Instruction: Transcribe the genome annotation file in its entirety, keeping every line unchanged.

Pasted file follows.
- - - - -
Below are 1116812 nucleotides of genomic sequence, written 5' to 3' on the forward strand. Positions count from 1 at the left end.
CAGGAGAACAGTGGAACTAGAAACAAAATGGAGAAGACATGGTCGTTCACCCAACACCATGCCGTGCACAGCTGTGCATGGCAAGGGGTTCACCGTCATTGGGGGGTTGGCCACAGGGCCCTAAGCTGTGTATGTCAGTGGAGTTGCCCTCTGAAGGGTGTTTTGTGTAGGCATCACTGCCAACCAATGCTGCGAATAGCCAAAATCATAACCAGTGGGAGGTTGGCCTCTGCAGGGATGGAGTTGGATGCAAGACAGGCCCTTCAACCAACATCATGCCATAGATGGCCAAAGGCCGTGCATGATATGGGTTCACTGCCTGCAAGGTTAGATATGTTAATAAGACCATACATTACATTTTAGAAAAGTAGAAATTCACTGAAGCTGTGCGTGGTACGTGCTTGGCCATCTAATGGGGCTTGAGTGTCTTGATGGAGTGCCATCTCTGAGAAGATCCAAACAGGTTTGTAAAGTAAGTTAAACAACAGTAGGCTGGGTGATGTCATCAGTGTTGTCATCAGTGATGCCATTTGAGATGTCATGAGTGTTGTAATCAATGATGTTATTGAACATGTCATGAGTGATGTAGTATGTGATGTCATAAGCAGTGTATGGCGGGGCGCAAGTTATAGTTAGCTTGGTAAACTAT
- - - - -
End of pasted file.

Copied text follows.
Below are 1116812 nucleotides of genomic sequence, written 5' to 3' on the forward strand. Positions count from 1 at the left end.
CAGGAGAACAGTGGAACTAGAAACAAAATGGAGAAGACATGGTCGTTCACCCAACACCATGCCGTGCACAGCTGTGCATGGCAAGGGGTTCACCGTCATTGGGGGGTTGGCCACAGGGCCCTAAGCTGTGTATGTCAGTGGAGTTGCCCTCTGAAGGGTGTTTTGTGTAGGCATCACTGCCAACCAATGCTGCGAATAGCCAAAATCATAACCAGTGGGAGGTTGGCCTCTGCAGGGATGGAGTTGGATGCAAGACAGGCCCTTCAACCAACATCATGCCATAGATGGCCAAAGGCCGTGCATGATATGGGTTCACTGCCTGCAAGGTTAGATATGTTAATAAGACCATACATTACATTTTAGAAAAGTAGAAATTCACTGAAGCTGTGCGTGGTACGTGCTTGGCCATCTAATGGGGCTTGAGTGTCTTGATGGAGTGCCATCTCTGAGAAGATCCAAACAGGTTTGTAAAGTAAGTTAAACAACAGTAGGCTGGGTGATGTCATCAGTGTTGTCATCAGTGATGCCATTTGAGATGTCATGAGTGTTGTAATCAATGATGTTATTGAACATGTCATGAGTGATGTAGTATGTGATGTCATAAGCAGTGTATGGCGGGGCGCAAGTTATAGTTAGCTTGGTAAACTAT